As a Black Latina, I didn’t see assisted suicide as part of my culture. This is borne out in a 2013 Pew study that shows Blacks and Latinos are 65% opposed to doctor assisted suicide and in states where it’s legal, rarely use the program. Doctor assisted suicide proponents tend to be white professional and managerial class folks.
What’s especially dangerous is that in states where it’s legal, if you lose access to healthcare, turning your chronic condition into a terminal one, you can request assisted suicide. It’ll be cheaper to kill you than to care for you.
As long as disability discrimination and racial disparities in healthcare exist, assisted suicide laws like H.2381/S.1384 have no place in Massachusetts. Please vote no on H.2381/S.1384.
When I first heard about this type of legislation, I was all for it. It seemed like an option that I would want for myself or loved ones. But as I studied this issue, the more I learned, the more I realized that there were just too many inequities and risks to vulnerable people. I developed second thoughts. I urge all of you to keep an open mind and really look, look hard at the facts of assisted suicide.
I am sure that you want MA policies to work in the best interest of everyone. Before I became disabled, I was a member of the group that advocates for this — the white, well-educated, and well-off. Now that I am a member of the marginalized, I see things very differently. I recognize the need for the common good. When two-thirds of communities of color are opposed, as well as those of the working class and low-income, and major disability rights organizations, then attention must be paid to this opposition. I am here to say that the interests of a small number of people who want this option should not outweigh the many people whose lives will be impacted, people like me, people with disabilities. I am part of a community that often doesn’t get considered. We get left out, not included, not even thought of. Except to be used as an example of what it is to live without dignity — to be in a wheelchair, incontinent, dependent on others for care. The presumption that one could not possibly have quality of life. That is a fate worse even than death. And that is false.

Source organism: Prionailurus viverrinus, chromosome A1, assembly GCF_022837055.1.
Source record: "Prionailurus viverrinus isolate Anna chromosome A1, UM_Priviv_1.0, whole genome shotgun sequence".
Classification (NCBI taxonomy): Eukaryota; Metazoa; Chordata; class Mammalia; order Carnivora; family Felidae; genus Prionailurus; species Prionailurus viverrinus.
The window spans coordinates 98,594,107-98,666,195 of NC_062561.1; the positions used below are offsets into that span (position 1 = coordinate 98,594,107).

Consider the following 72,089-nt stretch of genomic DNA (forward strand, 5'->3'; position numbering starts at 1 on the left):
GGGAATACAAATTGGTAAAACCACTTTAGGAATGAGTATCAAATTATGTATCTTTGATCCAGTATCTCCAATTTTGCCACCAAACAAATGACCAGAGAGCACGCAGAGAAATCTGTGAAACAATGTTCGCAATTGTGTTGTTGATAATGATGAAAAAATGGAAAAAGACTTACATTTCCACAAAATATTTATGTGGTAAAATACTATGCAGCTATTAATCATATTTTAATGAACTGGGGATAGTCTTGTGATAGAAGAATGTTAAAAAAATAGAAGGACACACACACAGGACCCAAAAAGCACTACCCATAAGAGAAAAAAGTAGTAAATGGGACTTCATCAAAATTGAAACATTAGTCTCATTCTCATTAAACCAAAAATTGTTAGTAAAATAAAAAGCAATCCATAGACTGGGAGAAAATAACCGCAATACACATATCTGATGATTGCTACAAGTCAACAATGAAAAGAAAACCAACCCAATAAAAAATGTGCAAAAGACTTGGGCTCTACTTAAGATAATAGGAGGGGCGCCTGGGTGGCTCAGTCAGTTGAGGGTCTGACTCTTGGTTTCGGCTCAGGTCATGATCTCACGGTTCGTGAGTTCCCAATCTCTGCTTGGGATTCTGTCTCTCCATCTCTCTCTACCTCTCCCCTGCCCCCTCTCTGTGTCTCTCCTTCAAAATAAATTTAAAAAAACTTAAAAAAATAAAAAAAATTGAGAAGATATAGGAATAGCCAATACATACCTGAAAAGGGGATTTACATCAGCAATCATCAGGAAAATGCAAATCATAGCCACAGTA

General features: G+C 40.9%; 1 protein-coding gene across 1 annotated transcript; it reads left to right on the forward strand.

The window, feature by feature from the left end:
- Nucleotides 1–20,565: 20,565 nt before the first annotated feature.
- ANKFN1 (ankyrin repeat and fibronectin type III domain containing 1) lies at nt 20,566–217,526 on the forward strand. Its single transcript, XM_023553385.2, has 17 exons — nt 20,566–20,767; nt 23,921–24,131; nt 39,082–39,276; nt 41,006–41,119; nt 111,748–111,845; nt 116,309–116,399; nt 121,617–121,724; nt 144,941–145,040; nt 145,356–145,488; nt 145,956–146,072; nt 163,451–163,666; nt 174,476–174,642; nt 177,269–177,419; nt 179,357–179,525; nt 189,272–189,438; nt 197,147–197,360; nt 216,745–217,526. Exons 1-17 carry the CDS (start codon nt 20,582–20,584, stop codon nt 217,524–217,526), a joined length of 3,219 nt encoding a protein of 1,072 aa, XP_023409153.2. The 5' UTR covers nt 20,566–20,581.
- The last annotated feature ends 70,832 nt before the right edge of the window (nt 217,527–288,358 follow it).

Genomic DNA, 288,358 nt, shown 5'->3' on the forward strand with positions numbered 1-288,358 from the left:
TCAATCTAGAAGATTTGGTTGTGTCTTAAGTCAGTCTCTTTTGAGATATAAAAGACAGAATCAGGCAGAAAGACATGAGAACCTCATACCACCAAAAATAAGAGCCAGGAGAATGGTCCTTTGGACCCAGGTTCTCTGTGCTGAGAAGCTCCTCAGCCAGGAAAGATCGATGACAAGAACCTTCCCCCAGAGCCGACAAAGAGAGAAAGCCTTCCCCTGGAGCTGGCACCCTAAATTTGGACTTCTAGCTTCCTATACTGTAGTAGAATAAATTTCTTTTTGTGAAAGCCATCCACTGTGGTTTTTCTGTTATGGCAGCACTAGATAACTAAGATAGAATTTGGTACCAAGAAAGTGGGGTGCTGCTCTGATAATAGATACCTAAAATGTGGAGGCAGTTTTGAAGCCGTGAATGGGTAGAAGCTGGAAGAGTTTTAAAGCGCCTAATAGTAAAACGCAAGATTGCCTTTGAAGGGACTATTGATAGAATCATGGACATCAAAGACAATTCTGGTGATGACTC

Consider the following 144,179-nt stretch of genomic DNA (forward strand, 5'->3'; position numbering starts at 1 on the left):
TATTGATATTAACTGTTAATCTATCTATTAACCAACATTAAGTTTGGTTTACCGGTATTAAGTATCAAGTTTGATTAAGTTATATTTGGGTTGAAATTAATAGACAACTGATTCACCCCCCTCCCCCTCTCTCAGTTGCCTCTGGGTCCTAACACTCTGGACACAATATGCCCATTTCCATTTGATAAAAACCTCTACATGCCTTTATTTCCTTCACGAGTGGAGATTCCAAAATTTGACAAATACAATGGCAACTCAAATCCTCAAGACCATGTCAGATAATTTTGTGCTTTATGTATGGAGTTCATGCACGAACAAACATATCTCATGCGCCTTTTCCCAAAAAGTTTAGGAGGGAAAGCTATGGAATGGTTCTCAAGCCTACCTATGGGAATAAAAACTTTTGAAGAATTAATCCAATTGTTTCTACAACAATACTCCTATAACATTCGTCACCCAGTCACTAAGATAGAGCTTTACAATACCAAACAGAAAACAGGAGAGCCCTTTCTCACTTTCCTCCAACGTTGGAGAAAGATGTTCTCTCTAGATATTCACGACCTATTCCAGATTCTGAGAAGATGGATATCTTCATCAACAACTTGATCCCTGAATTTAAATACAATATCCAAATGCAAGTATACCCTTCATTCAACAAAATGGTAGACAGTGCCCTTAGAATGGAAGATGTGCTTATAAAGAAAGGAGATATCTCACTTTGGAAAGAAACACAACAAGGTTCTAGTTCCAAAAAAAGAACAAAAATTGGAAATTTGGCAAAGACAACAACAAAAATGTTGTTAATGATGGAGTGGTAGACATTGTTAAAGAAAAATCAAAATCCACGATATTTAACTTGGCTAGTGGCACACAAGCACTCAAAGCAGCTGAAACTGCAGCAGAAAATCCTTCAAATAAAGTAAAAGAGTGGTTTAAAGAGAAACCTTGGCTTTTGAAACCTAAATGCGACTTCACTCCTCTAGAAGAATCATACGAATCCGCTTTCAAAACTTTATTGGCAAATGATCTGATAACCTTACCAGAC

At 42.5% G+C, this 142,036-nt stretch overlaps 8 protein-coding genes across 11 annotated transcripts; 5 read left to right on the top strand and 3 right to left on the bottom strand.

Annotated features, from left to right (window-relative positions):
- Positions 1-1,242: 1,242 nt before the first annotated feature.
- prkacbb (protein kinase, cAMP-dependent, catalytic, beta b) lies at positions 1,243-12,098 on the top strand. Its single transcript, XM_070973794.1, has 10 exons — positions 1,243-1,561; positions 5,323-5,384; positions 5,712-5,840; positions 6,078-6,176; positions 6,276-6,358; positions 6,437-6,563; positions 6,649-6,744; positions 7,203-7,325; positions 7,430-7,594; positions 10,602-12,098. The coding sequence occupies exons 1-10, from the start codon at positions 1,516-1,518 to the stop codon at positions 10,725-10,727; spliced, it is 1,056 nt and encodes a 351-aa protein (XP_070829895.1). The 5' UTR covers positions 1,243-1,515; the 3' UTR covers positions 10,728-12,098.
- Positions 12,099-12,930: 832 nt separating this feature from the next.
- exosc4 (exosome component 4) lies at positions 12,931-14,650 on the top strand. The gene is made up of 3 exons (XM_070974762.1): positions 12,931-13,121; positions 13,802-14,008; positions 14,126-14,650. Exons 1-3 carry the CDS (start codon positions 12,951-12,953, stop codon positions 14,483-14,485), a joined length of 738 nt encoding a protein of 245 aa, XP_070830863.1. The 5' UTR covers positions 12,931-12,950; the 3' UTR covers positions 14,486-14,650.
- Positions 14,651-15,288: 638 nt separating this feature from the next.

These are judgments made by people that result in existential fears about what will happen when they age, become sick, and disabled. This devaluation of life, based on an ageist and ableist view of some perfect checklist of functional abilities, is what lies at the heart of this type of legislation. This is what makes people feel like a burden, that we ought to check out, rather than live out our lives.
I co-led a series on End-of-Life issues at my church and was struck by how many of these good-hearted people, who care about social justice, were filled with worry that they would be a “burden” on their loved ones if they couldn’t completely take care of themselves, as they aged or became sick. Or in other words, became disabled. They didn’t want to “take away” money from their family, or ask for help in taking care of themselves. They didn’t want to be “humiliated” and couldn’t imagine how life would be “worth living”. I hope that my presence, as a wheelchair user who does require care, and has a good quality of life, helped remind them that we are all interdependent at different times and in different ways. And this does not lessen the inherent worth and dignity of our lives.